Victorian Period Tilework
The updated interior architecture of this Victorian home can be just as authentic as it's exterior, preserving the distinctive character and charm of the period.
Experience the unique characteristics of Victorian period home tilework using our interactive 3D room model to visualize the possibilities for your Heritage Tile project.
The universally recognized "subway tile" pattern is the 3" x 6" offset (running bond) pattern. Unique characteristics common to any form of historically authentic subway tile is a perfectly flat surface, pencil-thin grout lines and a tile spacing the thickness of a credit card.
A gloss white glaze reflected the high regard for sanitary surfaces, with typical decoration limited to accent liners. Over time a slightly amber patina developed, which is reproduced in the Subway Ceramics "Avalon" white glaze.
The tile wainscot surrounding the bath serves as a practical barrier to water and humidity, featuring wrap-around cove and outside corners for a seamless, easy-to-maintain surface.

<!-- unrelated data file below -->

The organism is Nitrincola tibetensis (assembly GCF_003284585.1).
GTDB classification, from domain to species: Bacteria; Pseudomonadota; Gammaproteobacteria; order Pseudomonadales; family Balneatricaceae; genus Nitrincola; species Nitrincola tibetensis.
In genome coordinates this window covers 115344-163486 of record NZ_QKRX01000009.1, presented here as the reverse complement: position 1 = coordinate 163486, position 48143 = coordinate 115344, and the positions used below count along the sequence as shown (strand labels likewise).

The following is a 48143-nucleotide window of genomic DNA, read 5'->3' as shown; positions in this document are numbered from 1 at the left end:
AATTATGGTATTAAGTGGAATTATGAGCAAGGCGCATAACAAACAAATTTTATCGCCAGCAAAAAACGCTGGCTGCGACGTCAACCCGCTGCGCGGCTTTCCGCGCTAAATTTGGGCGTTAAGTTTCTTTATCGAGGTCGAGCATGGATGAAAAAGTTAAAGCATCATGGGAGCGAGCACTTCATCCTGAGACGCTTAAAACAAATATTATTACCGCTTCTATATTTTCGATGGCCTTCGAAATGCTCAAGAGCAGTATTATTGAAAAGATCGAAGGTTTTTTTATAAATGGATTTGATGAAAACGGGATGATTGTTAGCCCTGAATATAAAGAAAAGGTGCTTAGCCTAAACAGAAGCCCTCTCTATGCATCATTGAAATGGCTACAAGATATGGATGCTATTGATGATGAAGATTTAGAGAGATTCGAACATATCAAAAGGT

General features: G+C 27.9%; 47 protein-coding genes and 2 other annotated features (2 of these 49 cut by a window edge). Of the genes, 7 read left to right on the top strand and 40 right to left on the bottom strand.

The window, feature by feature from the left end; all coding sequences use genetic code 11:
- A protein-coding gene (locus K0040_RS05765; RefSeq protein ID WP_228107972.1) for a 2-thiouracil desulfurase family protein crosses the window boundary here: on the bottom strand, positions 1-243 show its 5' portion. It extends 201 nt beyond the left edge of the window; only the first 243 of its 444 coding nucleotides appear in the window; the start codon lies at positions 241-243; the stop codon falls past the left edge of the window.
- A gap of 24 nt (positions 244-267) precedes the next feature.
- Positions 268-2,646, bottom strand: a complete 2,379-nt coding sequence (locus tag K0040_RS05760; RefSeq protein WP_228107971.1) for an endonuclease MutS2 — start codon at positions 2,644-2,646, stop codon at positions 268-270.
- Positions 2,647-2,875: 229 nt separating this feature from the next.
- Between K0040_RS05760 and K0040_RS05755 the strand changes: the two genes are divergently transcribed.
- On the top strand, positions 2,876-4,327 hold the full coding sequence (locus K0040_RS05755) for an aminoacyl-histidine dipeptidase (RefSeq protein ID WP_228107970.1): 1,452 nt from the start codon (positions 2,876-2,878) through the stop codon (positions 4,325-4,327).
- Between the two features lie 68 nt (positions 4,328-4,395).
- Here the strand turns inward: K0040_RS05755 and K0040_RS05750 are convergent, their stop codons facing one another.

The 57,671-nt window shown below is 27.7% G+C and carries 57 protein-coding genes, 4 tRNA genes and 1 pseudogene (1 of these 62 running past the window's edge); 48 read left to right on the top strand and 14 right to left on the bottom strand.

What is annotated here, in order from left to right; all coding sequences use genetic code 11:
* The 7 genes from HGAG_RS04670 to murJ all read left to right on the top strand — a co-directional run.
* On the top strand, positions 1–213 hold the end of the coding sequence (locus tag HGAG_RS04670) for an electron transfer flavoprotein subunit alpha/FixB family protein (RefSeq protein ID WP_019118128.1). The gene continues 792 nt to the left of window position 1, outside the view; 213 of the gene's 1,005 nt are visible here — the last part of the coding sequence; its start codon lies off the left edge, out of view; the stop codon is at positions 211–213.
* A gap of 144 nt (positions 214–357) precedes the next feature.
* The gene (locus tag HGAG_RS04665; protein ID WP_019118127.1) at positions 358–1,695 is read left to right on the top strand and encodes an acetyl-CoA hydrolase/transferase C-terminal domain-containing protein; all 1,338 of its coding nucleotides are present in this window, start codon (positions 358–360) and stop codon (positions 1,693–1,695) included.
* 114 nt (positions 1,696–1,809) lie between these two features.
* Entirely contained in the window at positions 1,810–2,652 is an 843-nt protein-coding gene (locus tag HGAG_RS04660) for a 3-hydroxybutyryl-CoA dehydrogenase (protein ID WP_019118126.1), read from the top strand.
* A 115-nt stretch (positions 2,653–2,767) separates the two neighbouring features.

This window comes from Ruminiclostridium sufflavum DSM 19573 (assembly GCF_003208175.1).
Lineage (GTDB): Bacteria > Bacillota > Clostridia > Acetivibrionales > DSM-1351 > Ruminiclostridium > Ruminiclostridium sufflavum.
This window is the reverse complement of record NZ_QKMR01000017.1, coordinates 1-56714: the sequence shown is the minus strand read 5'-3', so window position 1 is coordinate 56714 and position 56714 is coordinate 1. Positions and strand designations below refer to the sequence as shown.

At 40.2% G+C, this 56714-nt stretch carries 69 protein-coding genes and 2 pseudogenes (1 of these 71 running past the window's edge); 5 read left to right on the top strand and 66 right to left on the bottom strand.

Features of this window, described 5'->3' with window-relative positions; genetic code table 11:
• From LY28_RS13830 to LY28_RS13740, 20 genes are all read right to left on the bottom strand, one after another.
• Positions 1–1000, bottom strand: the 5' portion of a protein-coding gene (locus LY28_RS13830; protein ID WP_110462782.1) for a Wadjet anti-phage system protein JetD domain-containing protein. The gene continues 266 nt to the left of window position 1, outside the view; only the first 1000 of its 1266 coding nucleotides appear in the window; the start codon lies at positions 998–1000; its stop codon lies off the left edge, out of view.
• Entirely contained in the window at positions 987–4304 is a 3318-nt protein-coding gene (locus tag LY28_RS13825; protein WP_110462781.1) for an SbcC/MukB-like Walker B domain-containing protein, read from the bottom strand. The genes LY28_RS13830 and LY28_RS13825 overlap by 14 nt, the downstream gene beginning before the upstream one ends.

Terminating the wainscot was typically a simple, elegant profile which included miter-less inside corner transitions and end stops at door and window intersections.
Functional and sculptural ceramic accessories are integral to the tilework, providing a seamless system for towel bars, shelf supports, robe hooks and recessed soap and paper holders.
Unglazed porcelain floor tiles in colorful geometric forms were common, giving way to smaller, more versatile mosaics later on. In addition to the advantages of durability and slip resistance in wet areas, the unlimited possibilities for designing with mosaics allowed them to adapt naturally as future period styles changed.